Skokholm Spring

Since my last post I have been concentrating on my residency at Skokholm Island Bird Observatory and have spent two more weeks on the island. In May the island was covered with a carpet of spring flowers and the seabirds were returning and starting to lay eggs.

I am continuing with my “colour collecting”, and started to explore colours obtained directly from plants.

Back in the studio I have been recreating the colours from my landscape grids in glass powders which I am meticulously weighing out and casting into small tesserae.

During my May visit I made a mould of the hand of a bird ringer (“bander”, for my American/Canadian chums!) holding a wax model of a Pied Flycatcher which I made for the purpose. Tony used to be Assistant Warden on the island in 1965 and had returned from Canada, where he now runs a research station, for a visit. My aim now is to cast this in glass using lost wax method, it will form part of a series I am making.

In June I started work on a some collotype images using the u.v. from the sun to make photograms on paper I had chemically prepared. Collotype is an early photographic process and is much less toxic than most, so is ideally suited to island conditions. I enjoyed the mix of art and science involved, I am continuing to develop this process in my studio.

In early June I went to The National Museum of Wales in Cardiff to meet Ben Rowson, a malacologist (an expert on molluscs, or in Ben’s case, slugs) who I met on Skokholm while he was sifting North Pond searching for rare slugs. Ben showed me around the invertibrate and ornithology departments and introduced me to his friends and colleagues. It was a fascinating visit, great to see behind the scenes of the museum and to see the work that goes on there…endless inspiration…!

Apart from working on the Skokholm project I took time to take friends for an overnight visit to Skokholm’s sister island, Skomer, which was my first spiritual home in Pembrokeshire back in the days when I married the assistant warden. Nowadays Skomer is a whole lot busier, with hundreds of day visitors and lots of researchers and people staying in the hostel. Skomer has recently been voted one of the Top Ten places for families to visit by Lonely Planet – needless to say it is not quite so “lonely” anymore, but it is still a fantastic place to visit. There is nothing quite like an evening stroll down North Valley with the Short-Earred Owls hunting low over the bluebells in full bloom – magical!

In late May I went to Stourbridge for the opening of the British Glass Biennale, which featured my Bonne Maman piece. It was a great event even though I only had one day there. Pembrokeshire’s Ashraf Hanna took the main prize of the evening and Ruth Shelley from Cardiff won the Glass Sellers Prize, so Welsh artists did very well despite the fact that only three of us were selected! My piece will be going on show in Essence exhibition at London Glassblowing from 7-29th August. Bonne Maman sent me some jam as a reward for the publicity!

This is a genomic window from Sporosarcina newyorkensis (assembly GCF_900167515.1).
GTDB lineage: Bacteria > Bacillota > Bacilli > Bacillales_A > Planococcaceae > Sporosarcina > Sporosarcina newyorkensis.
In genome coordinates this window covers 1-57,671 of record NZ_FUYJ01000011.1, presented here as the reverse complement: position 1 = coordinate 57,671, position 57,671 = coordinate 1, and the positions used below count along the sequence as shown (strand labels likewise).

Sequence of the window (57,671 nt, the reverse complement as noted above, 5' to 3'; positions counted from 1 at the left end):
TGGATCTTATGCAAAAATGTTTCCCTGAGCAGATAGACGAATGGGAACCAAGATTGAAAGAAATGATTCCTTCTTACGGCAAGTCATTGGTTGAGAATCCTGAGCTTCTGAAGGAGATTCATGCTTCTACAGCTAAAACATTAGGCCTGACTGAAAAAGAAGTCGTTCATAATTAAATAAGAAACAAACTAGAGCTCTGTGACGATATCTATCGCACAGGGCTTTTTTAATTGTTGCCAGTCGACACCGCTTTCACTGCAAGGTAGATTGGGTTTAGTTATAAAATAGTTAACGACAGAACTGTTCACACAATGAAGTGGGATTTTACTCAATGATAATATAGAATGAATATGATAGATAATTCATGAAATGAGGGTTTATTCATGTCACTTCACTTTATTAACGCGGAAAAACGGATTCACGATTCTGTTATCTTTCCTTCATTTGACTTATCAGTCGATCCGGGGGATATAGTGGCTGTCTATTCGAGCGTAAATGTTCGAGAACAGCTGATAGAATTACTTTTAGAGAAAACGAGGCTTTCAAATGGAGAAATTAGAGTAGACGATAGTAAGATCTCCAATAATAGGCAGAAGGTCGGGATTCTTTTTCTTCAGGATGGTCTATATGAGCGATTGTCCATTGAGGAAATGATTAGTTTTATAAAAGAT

So near and yet so far…

Crash cooling the kiln.

I was supposed to go to Skokholm Island today for 4 nights painting, but nature intervened in the form of high winds, so the boat didn`t run. I ended up setting the kiln and taking off for St. Davids with my friend and Skokholm companion, Rachel. I wanted to show her some amazing glass pieces in Oriel y Parc. These delicate and intricate pieces were made in the second half of the nineteenth century in Germany by Leopola Blaschka (1822-1895) and his son Rudolf ( 1857-1929) and are intended to illustrate underwater life-forms. They look like contemporary glass pieces (Rachel said they could be miniature Cihuly‘s) yet also have an archival quality. Very interesting and lovely to see in the context of my current interest in historical material, landscape and glass.

I also love the fantastic Peter Lanyon painting on show there and this brilliant hounds sculpture by Catrin Howells which is based on the story of Cantre Gwaelod.

We called in to visit Steve Robinson in his glass studio near Solva and Adam Buick near St. Davids. Adam is preparing for a kiln opening event on 29th July, and has lots of new work ready to load into his kiln. He has also recently been awarded a research and development grant from the Arts Council of Wales, and has been busy experimenting with various new glazes made with seaweed. I love visiting Adams studio, his work is beautiful –  forms, texture and the very smell of land and sea.

On the way home we stopped off at the church at Little Newcastle to see the stained glass windows there.

Window made by Roy Lewis in 1962


Caroline Lovelys’s Resurrection window at Little Newcastle Church, 1995

So, a lovely day out, and now home to crash cool the kiln and wait for a call from Jerry, the Skokholm Warden, to let us know whether we will be able to get there tomorrow. Either way, I am itching to get some painting done.